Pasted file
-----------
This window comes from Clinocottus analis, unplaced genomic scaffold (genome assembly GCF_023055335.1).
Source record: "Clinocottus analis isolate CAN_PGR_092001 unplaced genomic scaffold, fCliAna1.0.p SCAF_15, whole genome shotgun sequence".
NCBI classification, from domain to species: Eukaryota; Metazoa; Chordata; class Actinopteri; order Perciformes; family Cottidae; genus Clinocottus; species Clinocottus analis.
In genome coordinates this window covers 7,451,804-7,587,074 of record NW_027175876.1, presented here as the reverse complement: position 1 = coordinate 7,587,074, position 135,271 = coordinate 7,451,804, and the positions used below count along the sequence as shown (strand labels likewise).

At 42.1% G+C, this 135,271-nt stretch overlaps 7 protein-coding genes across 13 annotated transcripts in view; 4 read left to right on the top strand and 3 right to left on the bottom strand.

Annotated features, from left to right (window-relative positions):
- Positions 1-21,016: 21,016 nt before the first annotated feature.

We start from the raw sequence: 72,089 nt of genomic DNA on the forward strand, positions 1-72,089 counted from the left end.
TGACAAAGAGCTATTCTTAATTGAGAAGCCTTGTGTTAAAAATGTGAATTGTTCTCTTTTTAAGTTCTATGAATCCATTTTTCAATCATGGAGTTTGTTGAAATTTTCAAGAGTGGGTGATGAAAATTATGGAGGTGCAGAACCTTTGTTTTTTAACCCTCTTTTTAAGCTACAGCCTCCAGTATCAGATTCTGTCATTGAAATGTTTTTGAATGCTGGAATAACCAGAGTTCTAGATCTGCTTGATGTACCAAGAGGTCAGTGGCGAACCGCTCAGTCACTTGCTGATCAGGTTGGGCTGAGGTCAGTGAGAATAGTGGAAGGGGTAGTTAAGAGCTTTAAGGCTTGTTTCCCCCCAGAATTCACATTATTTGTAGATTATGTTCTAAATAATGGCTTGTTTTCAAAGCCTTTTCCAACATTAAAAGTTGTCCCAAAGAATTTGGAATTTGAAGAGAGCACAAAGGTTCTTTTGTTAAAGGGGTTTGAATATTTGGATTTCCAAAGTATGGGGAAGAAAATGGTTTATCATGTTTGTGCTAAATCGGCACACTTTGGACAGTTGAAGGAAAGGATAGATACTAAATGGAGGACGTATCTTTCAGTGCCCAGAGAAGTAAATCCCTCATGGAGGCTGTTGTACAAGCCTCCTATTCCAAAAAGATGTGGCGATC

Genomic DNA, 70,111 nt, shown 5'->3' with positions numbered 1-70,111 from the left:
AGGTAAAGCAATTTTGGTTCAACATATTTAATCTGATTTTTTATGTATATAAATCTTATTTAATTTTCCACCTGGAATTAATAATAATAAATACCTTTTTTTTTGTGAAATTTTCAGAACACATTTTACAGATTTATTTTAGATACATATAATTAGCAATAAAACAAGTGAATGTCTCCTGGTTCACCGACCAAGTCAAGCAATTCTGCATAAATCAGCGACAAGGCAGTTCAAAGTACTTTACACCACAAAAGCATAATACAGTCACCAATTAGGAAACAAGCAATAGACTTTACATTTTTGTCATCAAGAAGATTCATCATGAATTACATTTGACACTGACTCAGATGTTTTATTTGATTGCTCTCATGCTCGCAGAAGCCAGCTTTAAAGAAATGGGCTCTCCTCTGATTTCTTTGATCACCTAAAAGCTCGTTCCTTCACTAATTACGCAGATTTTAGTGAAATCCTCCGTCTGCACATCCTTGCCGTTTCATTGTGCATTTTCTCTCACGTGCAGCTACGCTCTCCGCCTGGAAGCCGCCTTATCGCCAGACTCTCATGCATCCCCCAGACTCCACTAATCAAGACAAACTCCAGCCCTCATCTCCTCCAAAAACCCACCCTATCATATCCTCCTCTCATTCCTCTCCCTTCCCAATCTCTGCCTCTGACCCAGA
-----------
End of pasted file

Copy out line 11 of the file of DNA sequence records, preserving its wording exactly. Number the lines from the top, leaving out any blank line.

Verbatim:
AGGTAAAGCAATTTTGGTTCAACATATTTAATCTGATTTTTTATGTATATAAATCTTATTTAATTTTCCACCTGGAATTAATAATAATAAATACCTTTTTTTTTGTGAAATTTTCAGAACACATTTTACAGATTTATTTTAGATACATATAATTAGCAATAAAACAAGTGAATGTCTCCTGGTTCACCGACCAAGTCAAGCAATTCTGCATAAATCAGCGACAAGGCAGTTCAAAGTACTTTACACCACAAAAGCATAATACAGTCACCAATTAGGAAACAAGCAATAGACTTTACATTTTTGTCATCAAGAAGATTCATCATGAATTACATTTGACACTGACTCAGATGTTTTATTTGATTGCTCTCATGCTCGCAGAAGCCAGCTTTAAAGAAATGGGCTCTCCTCTGATTTCTTTGATCACCTAAAAGCTCGTTCCTTCACTAATTACGCAGATTTTAGTGAAATCCTCCGTCTGCACATCCTTGCCGTTTCATTGTGCATTTTCTCTCACGTGCAGCTACGCTCTCCGCCTGGAAGCCGCCTTATCGCCAGACTCTCATGCATCCCCCAGACTCCACTAATCAAGACAAACTCCAGCCCTCATCTCCTCCAAAAACCCACCCTATCATATCCTCCTCTCATTCCTCTCCCTTCCCAATCTCTGCCTCTGACCCAGA